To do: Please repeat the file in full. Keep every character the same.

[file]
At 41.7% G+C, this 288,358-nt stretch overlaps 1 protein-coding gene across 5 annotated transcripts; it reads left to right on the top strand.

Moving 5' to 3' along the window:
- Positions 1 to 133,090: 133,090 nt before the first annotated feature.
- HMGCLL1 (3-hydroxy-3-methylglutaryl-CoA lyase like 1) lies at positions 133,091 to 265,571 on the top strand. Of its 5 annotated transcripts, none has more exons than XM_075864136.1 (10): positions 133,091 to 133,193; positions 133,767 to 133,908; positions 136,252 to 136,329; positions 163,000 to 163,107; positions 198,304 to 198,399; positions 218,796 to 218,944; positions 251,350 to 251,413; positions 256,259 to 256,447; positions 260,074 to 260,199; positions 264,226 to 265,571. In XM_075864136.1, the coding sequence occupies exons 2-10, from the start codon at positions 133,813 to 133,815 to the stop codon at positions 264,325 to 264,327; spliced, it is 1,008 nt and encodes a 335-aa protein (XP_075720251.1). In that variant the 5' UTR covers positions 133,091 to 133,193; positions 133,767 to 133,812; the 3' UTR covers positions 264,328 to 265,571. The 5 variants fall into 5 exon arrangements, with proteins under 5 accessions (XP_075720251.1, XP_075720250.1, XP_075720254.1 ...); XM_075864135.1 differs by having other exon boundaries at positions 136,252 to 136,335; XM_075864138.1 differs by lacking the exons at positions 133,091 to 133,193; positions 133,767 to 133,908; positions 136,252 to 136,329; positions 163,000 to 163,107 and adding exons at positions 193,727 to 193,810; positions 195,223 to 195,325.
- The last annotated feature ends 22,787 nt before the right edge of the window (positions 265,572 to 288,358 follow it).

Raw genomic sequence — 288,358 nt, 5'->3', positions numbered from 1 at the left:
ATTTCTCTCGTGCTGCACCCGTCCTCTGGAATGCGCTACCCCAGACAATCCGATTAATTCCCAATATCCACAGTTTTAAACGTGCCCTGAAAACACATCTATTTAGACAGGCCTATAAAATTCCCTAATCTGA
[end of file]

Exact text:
At 41.7% G+C, this 288,358-nt stretch overlaps 1 protein-coding gene across 5 annotated transcripts; it reads left to right on the top strand.

Moving 5' to 3' along the window:
- Positions 1 to 133,090: 133,090 nt before the first annotated feature.
- HMGCLL1 (3-hydroxy-3-methylglutaryl-CoA lyase like 1) lies at positions 133,091 to 265,571 on the top strand. Of its 5 annotated transcripts, none has more exons than XM_075864136.1 (10): positions 133,091 to 133,193; positions 133,767 to 133,908; positions 136,252 to 136,329; positions 163,000 to 163,107; positions 198,304 to 198,399; positions 218,796 to 218,944; positions 251,350 to 251,413; positions 256,259 to 256,447; positions 260,074 to 260,199; positions 264,226 to 265,571. In XM_075864136.1, the coding sequence occupies exons 2-10, from the start codon at positions 133,813 to 133,815 to the stop codon at positions 264,325 to 264,327; spliced, it is 1,008 nt and encodes a 335-aa protein (XP_075720251.1). In that variant the 5' UTR covers positions 133,091 to 133,193; positions 133,767 to 133,812; the 3' UTR covers positions 264,328 to 265,571. The 5 variants fall into 5 exon arrangements, with proteins under 5 accessions (XP_075720251.1, XP_075720250.1, XP_075720254.1 ...); XM_075864135.1 differs by having other exon boundaries at positions 136,252 to 136,335; XM_075864138.1 differs by lacking the exons at positions 133,091 to 133,193; positions 133,767 to 133,908; positions 136,252 to 136,329; positions 163,000 to 163,107 and adding exons at positions 193,727 to 193,810; positions 195,223 to 195,325.
- The last annotated feature ends 22,787 nt before the right edge of the window (positions 265,572 to 288,358 follow it).

Raw genomic sequence — 288,358 nt, 5'->3', positions numbered from 1 at the left:
ATTTCTCTCGTGCTGCACCCGTCCTCTGGAATGCGCTACCCCAGACAATCCGATTAATTCCCAATATCCACAGTTTTAAACGTGCCCTGAAAACACATCTATTTAGACAGGCCTATAAAATTCCCTAATCTGA